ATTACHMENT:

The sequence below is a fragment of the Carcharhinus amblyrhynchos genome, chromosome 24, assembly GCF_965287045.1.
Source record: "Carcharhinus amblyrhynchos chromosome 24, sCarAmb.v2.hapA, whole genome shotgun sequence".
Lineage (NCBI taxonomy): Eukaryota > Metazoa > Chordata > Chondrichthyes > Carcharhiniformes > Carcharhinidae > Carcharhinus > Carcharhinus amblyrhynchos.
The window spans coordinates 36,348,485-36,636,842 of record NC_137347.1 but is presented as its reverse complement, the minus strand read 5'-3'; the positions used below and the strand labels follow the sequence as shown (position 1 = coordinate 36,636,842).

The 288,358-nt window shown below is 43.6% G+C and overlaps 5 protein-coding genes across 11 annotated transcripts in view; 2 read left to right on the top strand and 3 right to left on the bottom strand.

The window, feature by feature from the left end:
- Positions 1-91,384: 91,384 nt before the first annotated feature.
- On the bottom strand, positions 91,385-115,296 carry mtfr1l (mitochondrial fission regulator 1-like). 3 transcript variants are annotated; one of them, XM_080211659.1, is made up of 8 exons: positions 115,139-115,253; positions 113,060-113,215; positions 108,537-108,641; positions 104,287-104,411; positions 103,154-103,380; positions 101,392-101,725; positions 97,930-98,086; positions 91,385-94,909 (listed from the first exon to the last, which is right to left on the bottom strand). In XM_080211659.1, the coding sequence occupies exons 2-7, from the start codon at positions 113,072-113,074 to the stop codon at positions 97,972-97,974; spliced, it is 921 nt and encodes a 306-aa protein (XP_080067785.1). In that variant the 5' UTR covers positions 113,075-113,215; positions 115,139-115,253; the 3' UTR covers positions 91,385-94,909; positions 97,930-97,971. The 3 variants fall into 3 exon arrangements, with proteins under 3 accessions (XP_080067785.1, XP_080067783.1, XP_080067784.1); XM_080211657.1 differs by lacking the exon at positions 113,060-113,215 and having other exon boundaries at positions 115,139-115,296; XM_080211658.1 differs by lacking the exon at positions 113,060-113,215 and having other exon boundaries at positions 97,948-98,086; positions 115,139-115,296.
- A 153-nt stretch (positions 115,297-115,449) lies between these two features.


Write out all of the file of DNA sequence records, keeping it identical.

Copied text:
The sequence below is a fragment of the Carcharhinus amblyrhynchos genome, chromosome 24, assembly GCF_965287045.1.
Source record: "Carcharhinus amblyrhynchos chromosome 24, sCarAmb.v2.hapA, whole genome shotgun sequence".
Lineage (NCBI taxonomy): Eukaryota > Metazoa > Chordata > Chondrichthyes > Carcharhiniformes > Carcharhinidae > Carcharhinus > Carcharhinus amblyrhynchos.
The window spans coordinates 36,348,485-36,636,842 of record NC_137347.1 but is presented as its reverse complement, the minus strand read 5'-3'; the positions used below and the strand labels follow the sequence as shown (position 1 = coordinate 36,636,842).

The 288,358-nt window shown below is 43.6% G+C and overlaps 5 protein-coding genes across 11 annotated transcripts in view; 2 read left to right on the top strand and 3 right to left on the bottom strand.

The window, feature by feature from the left end:
- Positions 1-91,384: 91,384 nt before the first annotated feature.
- On the bottom strand, positions 91,385-115,296 carry mtfr1l (mitochondrial fission regulator 1-like). 3 transcript variants are annotated; one of them, XM_080211659.1, is made up of 8 exons: positions 115,139-115,253; positions 113,060-113,215; positions 108,537-108,641; positions 104,287-104,411; positions 103,154-103,380; positions 101,392-101,725; positions 97,930-98,086; positions 91,385-94,909 (listed from the first exon to the last, which is right to left on the bottom strand). In XM_080211659.1, the coding sequence occupies exons 2-7, from the start codon at positions 113,072-113,074 to the stop codon at positions 97,972-97,974; spliced, it is 921 nt and encodes a 306-aa protein (XP_080067785.1). In that variant the 5' UTR covers positions 113,075-113,215; positions 115,139-115,253; the 3' UTR covers positions 91,385-94,909; positions 97,930-97,971. The 3 variants fall into 3 exon arrangements, with proteins under 3 accessions (XP_080067785.1, XP_080067783.1, XP_080067784.1); XM_080211657.1 differs by lacking the exon at positions 113,060-113,215 and having other exon boundaries at positions 115,139-115,296; XM_080211658.1 differs by lacking the exon at positions 113,060-113,215 and having other exon boundaries at positions 97,948-98,086; positions 115,139-115,296.
- A 153-nt stretch (positions 115,297-115,449) lies between these two features.